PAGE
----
Advanced Search
MyIDEAS: Login to save this paper or follow this series

Uganda: No more pro-poor growth?

Contents:

Author Info

  • Kappel, Robert
  • Lay, Jann
  • Steiner, Susan

Abstract

This article illustrates changing growth regimes in Uganda from pro-poor growth in the 1990s to growth without poverty reduction, actually even a slight increase in poverty, after 2000. Not surprisingly, we find that good agricultural performance is the key determinant of direct pro-poor growth in the 1990s as well as lower agricultural growth is the root cause of the recent increase in poverty. Yet after 2000, low agricultural growth appears to have induced important employment shifts out of agriculture, which have dampened the increase in poverty. We also assess the indirect way of pro-poor growth by analysing the incidence of public spending and the tax system and find that indirect pro-poor growth has only been achieved to a limited extend. --

Download Info

If you experience problems downloading a file, check if you have the proper application to view it first. In case of further problems read the IDEAS help page. Note that these files are not on the IDEAS site. Please be patient as the files may be large.
File URL: http://econstor.eu/bitstream/10419/3715/1/Steiner.pdf
Download Restriction: no

Bibliographic Info

Paper provided by Verein für Socialpolitik, Research Committee Development Economics in its series Proceedings of the German Development Economics Conference, Kiel 2005 with number 31.

as in new window
Length:
Date of creation: 2005
Date of revision:
Handle: RePEc:zbw:gdec05:3504

Contact details of provider:
Web page: http://www.ael.ethz.ch/
More information through EDIRC

Related research

Keywords:

Other versions of this item:

This paper has been announced in the following NEP Reports:

References

References listed on IDEAS
Please report citation or reference errors to , or , if you are the registered author of the cited work, log in to your RePEc Author Service profile, click on "citations" and make appropriate adjustments.:
as in new window
  1. Ravallion, Martin & Shaohua Chen, 2001. "Measuring pro-poor growth," Policy Research Working Paper Series 2666, The World Bank.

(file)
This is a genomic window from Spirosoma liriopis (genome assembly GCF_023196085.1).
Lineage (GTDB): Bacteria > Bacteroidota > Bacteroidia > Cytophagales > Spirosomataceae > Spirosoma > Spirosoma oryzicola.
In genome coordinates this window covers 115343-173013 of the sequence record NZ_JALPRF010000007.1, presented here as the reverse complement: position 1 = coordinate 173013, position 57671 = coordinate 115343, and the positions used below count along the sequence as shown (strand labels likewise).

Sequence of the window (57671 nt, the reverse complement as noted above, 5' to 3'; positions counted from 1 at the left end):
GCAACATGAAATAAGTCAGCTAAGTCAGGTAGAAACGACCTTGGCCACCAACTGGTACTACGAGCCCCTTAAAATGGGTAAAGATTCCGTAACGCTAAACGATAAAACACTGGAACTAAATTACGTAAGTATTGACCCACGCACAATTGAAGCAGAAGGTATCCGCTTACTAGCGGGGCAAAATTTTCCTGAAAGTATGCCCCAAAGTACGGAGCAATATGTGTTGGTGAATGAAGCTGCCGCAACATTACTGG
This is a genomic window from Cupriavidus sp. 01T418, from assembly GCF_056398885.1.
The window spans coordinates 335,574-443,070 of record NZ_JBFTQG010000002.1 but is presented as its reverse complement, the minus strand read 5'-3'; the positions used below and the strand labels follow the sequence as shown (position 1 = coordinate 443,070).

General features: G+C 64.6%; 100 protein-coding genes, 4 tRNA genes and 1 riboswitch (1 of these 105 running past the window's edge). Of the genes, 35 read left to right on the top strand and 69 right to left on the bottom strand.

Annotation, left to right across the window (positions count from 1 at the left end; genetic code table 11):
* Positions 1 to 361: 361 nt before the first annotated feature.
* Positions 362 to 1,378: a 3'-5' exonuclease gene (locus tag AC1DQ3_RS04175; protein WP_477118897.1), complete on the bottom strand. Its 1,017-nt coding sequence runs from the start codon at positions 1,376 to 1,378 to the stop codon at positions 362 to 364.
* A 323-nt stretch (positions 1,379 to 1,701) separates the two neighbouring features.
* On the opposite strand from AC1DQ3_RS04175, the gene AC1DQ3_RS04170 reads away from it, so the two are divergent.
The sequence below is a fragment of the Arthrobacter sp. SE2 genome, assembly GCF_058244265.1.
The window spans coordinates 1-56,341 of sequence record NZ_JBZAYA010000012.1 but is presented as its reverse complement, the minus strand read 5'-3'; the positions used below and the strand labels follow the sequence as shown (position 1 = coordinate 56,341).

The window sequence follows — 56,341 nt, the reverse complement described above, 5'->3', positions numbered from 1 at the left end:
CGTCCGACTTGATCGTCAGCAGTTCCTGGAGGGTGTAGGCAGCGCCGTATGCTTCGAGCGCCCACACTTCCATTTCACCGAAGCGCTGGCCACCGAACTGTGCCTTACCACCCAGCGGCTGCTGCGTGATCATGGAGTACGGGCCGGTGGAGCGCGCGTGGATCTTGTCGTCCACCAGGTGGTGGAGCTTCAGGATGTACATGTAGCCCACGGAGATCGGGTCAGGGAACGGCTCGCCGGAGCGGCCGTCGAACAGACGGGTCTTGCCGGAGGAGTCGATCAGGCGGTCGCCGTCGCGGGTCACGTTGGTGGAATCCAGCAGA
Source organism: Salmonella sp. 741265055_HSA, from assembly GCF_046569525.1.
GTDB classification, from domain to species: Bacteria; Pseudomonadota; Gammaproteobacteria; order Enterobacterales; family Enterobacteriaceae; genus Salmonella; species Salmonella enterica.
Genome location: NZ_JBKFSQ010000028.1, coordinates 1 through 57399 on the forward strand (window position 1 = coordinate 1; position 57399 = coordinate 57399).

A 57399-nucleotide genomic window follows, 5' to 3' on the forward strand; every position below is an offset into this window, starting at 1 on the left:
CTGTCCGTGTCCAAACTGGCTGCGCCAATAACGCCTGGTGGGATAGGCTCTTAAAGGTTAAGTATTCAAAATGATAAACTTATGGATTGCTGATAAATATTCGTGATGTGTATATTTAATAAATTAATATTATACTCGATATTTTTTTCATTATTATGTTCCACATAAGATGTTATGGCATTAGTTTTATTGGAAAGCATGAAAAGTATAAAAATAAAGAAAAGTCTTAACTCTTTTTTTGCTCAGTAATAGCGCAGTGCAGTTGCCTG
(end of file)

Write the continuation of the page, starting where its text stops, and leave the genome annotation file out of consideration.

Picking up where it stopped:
2. Bernard Gauthier & Ritva Reinikka, 2006. "Shifting Tax Burdens through Exemptions and Evasion: an Empirical Investigation of Uganda," Journal of African Economies, Centre for the Study of African Economies (CSAE), vol. 15(3), pages 373-398, September.
  3. Dijkstra, A. Geske & Kees van Donge, Jan, 2001. "What Does the 'Show Case' Show? Evidence of and Lessons from Adjustment in Uganda," World Development, Elsevier, vol. 29(5), pages 841-863, May.
  4. Ravallion, Martin, 2001. "Growth, Inequality and Poverty: Looking Beyond Averages," World Development, Elsevier, vol. 29(11), pages 1803-1815, November.
  5. Ritva Reinikka & Paul Collier, 2001. "Uganda's Recovery : The Role of Farms, Firms, and Government," World Bank Publications, The World Bank, number 13850, October.
  6. Selden, Thomas M. & Wasylenko, Michael J., 1992. "Benefit incidence analysis in developing countries," Policy Research Working Paper Series 1015, The World Bank.
  7. Appleton, Simon, 2003. "Regional or National Poverty Lines? The Case of Uganda in the 1990s," Working Paper Series UNU-WIDER Research Paper , World Institute for Development Economic Research (UNU-WIDER).
  8. Klaus Deininger & John Okidi, 2003. "Growth and Poverty Reduction in Uganda, 1999-2000: Panel Data Evidence," Development Policy Review, Overseas Development Institute, vol. 21, pages 481-509, 07.
  9. Angus Deaton, 2005. "Measuring Poverty in a Growing World (or Measuring Growth in a Poor World)," The Review of Economics and Statistics, MIT Press, vol. 87(1), pages 1-19, February.
  10. Ellis, Frank & Bahiigwa, Godfrey, 2003. "Livelihoods and Rural Poverty Reduction in Uganda," World Development, Elsevier, vol. 31(6), pages 997-1013, June.
  11. Calvin A. McDonald & Christian Schiller & Kenichi Ueda, 1999. "Income Distribution, Informal Safety Nets, and Social Expenditures in Uganda," IMF Working Papers 99/163, International Monetary Fund.
  12. Graham Pyatt, 2003. "Development and the Distribution of Living Standards: A Critique of the Evolving Data Base," Review of Income and Wealth, International Association for Research in Income and Wealth, vol. 49(3), pages 333-358, 09.
  13. Datt, Gaurav & Ravallion, Martin, 1992. "Growth and redistribution components of changes in poverty measures : A decomposition with applications to Brazil and India in the 1980s," Journal of Development Economics, Elsevier, vol. 38(2), pages 275-295, April.
  14. Belshaw, Deryke & Lawrence, Peter & Hubbard, Michael, 1999. "Agricultural Tradables and Economic Recovery in Uganda: The Limitations of Structural Adjustment in Practice," World Development, Elsevier, vol. 27(4), pages 673-690, April.
  15. Ravallion, Martin & Datt, Gaurav, 1999. "When is growth pro-poor? Evidence from the diverse experiences of India's states," Policy Research Working Paper Series 2263, The World Bank.
  16. John Matovu & Duanjie Chen & Ritva Reinikka-Soininen, 2001. "A Quest for Revenue and Tax Incidence in Uganda," IMF Working Papers 01/24, International Monetary Fund.
Full references (including those not matched with items on IDEAS)